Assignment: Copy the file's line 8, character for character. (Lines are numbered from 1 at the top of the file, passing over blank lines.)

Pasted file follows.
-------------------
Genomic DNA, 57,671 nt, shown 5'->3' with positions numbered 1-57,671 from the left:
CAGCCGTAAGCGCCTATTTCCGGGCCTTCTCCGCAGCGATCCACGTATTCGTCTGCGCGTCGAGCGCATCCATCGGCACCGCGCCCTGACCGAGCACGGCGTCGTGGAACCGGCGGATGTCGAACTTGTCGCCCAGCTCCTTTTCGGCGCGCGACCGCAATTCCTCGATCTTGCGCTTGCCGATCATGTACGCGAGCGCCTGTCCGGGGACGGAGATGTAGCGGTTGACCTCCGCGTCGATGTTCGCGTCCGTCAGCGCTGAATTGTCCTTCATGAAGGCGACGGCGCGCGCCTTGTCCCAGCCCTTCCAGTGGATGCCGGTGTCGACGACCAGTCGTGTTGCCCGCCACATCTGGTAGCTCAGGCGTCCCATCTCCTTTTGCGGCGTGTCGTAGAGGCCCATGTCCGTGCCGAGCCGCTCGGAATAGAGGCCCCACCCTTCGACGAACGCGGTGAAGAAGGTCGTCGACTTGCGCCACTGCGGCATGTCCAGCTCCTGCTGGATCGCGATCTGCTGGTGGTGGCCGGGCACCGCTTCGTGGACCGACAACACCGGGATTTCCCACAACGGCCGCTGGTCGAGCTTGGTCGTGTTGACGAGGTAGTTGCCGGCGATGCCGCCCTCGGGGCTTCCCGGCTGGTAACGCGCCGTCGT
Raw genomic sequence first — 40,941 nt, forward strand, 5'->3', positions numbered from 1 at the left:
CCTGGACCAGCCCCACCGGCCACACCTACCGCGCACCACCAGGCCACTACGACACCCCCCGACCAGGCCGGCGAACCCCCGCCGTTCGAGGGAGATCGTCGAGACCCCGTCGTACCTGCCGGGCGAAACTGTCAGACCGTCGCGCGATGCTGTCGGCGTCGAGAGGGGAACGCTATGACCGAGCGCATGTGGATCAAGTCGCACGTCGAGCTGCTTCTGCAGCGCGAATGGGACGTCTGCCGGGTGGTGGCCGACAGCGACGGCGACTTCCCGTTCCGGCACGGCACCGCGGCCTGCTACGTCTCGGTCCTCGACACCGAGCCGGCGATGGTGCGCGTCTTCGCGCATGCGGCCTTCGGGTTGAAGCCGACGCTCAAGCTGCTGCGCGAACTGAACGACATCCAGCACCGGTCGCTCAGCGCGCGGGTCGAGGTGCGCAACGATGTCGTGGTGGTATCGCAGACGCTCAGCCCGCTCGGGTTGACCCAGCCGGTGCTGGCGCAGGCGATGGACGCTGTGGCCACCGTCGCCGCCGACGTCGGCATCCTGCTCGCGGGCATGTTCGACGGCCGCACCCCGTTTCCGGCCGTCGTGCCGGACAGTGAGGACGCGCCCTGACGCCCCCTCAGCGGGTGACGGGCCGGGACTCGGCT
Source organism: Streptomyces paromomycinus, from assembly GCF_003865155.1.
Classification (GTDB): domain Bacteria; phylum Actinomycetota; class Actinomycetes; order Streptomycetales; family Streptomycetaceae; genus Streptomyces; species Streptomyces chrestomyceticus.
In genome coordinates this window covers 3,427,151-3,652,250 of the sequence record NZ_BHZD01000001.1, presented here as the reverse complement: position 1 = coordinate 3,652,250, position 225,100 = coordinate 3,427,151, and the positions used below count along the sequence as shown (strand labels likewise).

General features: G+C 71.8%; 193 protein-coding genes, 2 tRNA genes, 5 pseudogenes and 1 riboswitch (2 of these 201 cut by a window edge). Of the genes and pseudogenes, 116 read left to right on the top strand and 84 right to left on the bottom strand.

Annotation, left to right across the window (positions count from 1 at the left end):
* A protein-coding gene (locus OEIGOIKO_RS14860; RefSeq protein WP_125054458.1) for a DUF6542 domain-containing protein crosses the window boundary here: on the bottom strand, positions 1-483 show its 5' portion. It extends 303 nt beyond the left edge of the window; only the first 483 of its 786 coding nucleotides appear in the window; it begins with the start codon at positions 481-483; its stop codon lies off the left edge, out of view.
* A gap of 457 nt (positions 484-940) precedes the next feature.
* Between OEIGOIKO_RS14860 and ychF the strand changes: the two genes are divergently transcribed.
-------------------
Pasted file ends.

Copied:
General features: G+C 71.8%; 193 protein-coding genes, 2 tRNA genes, 5 pseudogenes and 1 riboswitch (2 of these 201 cut by a window edge). Of the genes and pseudogenes, 116 read left to right on the top strand and 84 right to left on the bottom strand.